The government and the companies are expected to appeal the administrative court verdict, which would prevent it from being implemented until a higher court weighs in.
The administrative court in Cairo ruled that it is illegal to use private vehicles as taxis.
Both companies provide smartphone applications that connect passengers with drivers who work as independent contractors.
Uber said in a statement on its Facebook page that it will appeal the verdict and is in talks with Egyptian authorities to formalize its status in the country. In a brief statement posted on its Facebook account, Careem said it "hasn't been notified officially to stop its operations" and was continuing as normal.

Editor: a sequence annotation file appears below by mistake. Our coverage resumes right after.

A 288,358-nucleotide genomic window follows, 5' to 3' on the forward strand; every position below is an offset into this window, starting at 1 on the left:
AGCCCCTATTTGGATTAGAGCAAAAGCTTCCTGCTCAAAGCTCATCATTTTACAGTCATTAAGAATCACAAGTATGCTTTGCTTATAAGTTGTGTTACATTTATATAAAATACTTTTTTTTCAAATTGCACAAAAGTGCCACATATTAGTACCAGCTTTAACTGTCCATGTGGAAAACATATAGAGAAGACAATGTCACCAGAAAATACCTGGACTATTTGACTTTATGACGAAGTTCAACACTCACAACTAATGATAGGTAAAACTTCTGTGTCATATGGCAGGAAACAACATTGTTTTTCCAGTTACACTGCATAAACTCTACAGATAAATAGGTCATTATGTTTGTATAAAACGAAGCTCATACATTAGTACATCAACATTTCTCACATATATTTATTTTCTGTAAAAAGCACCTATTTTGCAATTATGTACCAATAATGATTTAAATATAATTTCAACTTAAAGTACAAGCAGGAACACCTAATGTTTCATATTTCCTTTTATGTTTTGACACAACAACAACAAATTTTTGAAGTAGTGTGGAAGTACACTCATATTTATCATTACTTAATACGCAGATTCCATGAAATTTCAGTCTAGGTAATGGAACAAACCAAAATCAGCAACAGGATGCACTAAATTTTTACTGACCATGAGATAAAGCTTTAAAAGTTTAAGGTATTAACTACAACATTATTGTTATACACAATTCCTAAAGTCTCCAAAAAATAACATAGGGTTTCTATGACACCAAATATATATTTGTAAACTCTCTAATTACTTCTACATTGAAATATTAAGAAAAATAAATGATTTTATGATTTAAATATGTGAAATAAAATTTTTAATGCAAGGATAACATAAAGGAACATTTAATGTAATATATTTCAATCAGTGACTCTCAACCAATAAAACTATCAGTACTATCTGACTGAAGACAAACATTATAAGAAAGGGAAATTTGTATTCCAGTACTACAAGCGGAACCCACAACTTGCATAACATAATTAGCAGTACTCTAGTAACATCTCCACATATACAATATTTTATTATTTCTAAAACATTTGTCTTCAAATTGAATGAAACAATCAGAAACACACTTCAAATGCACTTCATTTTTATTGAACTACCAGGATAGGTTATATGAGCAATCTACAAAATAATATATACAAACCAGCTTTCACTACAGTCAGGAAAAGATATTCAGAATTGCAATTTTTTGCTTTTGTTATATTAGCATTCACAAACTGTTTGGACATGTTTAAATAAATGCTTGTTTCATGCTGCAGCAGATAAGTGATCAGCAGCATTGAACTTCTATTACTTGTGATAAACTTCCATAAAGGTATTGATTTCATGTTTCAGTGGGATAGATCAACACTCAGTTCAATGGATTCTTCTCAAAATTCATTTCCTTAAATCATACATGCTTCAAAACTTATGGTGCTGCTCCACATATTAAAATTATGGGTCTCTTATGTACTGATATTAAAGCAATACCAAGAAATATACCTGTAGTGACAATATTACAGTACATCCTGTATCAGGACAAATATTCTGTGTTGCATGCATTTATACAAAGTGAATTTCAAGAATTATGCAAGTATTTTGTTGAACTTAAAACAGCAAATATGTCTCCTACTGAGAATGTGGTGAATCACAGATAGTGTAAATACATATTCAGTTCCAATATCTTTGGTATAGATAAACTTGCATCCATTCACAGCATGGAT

Uber was founded in 2010 in San Francisco, and operates in more than 600 cities across the world. Careem was founded in 2012 in Dubai, and operates in 90 cities in the Middle East and North Africa, Turkey, and Pakistan.
The applications took off in Cairo, a city of 20 million people with near-constant traffic and little parking. The services have recently started offering rides on scooters and tuk-tuks, three-wheeled motorized vehicles that can sometimes squeeze through the gridlock.
The apps are especially popular among women, who face rampant sexual harassment in Egypt, including from some taxi drivers. Cairo's taxi drivers are also notorious for tampering with their meters or pretending the meters are broken in order to charge higher rates.
In 2016, taxi drivers protested the ride-hailing apps. They have complained that Uber and Careem drivers have an unfair advantage because they do not have to pay the same taxes or fees, or follow the same licensing procedures.
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